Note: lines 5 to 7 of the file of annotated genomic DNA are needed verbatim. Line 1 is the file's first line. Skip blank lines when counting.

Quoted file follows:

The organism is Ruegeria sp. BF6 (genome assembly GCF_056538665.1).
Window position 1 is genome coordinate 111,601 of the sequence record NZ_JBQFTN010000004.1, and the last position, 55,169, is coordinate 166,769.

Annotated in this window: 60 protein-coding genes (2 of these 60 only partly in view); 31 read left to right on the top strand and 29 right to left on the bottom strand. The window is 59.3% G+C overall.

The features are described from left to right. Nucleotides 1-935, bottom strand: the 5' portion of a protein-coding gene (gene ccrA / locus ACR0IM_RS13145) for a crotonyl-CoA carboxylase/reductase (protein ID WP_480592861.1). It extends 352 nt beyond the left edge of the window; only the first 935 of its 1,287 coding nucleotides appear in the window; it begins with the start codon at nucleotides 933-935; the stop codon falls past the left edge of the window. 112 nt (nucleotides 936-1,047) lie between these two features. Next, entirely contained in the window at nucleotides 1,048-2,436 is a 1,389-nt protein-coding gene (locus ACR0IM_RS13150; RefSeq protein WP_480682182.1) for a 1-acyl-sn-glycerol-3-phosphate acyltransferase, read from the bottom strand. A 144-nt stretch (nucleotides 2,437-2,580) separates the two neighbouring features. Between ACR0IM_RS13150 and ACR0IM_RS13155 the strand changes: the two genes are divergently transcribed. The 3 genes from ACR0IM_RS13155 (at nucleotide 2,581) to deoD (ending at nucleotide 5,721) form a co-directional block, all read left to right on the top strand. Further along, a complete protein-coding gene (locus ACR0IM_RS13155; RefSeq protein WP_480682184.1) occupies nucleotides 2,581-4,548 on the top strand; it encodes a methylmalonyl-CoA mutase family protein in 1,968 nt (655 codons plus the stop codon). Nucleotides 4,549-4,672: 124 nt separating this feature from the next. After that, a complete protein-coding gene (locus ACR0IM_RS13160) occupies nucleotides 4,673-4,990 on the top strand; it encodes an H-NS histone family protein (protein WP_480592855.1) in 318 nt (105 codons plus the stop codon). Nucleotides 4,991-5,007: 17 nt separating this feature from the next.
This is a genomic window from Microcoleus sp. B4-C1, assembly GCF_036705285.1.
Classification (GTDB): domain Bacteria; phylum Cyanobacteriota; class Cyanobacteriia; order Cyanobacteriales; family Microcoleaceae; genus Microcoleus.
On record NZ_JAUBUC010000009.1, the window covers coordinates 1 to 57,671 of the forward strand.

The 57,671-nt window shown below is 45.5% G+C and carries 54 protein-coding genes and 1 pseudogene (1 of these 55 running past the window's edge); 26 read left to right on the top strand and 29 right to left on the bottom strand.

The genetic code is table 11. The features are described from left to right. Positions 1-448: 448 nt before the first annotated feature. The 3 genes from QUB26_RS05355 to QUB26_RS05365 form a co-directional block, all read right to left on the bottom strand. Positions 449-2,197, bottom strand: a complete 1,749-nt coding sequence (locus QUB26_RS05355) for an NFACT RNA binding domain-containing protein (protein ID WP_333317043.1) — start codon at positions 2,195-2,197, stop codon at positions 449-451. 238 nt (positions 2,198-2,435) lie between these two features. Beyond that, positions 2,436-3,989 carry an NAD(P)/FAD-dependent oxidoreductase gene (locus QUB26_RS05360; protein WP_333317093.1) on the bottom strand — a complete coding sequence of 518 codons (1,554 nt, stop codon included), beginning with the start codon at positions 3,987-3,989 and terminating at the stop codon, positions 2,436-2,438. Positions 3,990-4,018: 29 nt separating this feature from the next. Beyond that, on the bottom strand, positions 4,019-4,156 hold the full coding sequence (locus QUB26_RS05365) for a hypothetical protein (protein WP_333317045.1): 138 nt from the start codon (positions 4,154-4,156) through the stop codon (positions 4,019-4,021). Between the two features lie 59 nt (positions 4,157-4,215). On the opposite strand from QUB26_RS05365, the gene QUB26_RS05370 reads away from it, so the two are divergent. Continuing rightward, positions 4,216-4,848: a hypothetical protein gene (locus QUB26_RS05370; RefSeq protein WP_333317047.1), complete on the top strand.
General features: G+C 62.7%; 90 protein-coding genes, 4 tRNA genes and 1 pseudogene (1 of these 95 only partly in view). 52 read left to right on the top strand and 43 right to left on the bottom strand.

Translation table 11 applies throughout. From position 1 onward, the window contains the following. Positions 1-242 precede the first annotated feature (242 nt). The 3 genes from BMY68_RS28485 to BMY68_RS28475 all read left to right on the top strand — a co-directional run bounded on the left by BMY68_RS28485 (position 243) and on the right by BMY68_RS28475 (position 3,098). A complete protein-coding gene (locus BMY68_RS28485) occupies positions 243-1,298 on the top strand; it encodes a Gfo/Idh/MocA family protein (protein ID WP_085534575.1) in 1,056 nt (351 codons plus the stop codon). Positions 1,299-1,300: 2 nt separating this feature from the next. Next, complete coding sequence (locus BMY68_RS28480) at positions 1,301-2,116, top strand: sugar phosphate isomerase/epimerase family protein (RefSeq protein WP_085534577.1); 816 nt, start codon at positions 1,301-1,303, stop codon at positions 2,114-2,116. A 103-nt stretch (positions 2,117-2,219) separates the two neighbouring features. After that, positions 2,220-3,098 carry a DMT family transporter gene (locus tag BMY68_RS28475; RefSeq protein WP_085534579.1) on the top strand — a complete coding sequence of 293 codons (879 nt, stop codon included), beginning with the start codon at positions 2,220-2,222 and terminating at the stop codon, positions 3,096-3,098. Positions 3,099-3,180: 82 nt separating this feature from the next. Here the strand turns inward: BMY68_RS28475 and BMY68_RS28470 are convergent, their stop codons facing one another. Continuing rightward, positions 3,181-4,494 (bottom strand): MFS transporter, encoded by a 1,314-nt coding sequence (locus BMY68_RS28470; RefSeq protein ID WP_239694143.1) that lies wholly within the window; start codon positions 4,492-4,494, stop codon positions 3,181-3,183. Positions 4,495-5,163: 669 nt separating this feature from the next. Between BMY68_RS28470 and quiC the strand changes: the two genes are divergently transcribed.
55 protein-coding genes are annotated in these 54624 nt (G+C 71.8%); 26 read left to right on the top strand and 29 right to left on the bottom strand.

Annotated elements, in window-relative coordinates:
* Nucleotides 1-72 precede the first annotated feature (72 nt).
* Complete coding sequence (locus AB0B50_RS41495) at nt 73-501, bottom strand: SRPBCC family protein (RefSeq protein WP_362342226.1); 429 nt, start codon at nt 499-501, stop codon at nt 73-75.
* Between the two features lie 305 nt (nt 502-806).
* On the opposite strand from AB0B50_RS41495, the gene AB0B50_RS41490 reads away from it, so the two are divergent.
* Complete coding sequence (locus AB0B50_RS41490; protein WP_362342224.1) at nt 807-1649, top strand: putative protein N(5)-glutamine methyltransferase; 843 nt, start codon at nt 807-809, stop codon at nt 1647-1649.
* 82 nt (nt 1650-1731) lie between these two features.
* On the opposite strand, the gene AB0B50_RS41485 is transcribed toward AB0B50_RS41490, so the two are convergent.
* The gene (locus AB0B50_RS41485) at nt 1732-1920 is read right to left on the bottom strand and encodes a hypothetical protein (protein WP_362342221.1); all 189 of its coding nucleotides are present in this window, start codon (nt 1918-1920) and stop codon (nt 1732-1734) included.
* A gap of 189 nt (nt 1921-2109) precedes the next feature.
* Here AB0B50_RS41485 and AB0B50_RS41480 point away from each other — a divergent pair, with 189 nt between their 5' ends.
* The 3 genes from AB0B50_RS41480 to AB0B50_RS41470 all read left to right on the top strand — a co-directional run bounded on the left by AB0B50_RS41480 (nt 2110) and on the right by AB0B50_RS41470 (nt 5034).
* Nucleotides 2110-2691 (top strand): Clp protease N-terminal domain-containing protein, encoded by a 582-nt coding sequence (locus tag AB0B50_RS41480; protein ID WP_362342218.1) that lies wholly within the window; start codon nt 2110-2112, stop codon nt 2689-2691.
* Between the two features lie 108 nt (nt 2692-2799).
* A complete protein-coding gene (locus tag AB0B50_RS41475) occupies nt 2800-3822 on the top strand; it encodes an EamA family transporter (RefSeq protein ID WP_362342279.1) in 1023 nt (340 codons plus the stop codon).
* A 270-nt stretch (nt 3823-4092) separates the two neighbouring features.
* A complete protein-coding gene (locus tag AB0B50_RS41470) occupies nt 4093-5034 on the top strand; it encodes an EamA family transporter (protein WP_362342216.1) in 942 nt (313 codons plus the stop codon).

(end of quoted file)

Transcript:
This is a genomic window from Microcoleus sp. B4-C1, assembly GCF_036705285.1.
Classification (GTDB): domain Bacteria; phylum Cyanobacteriota; class Cyanobacteriia; order Cyanobacteriales; family Microcoleaceae; genus Microcoleus.
On record NZ_JAUBUC010000009.1, the window covers coordinates 1 to 57,671 of the forward strand.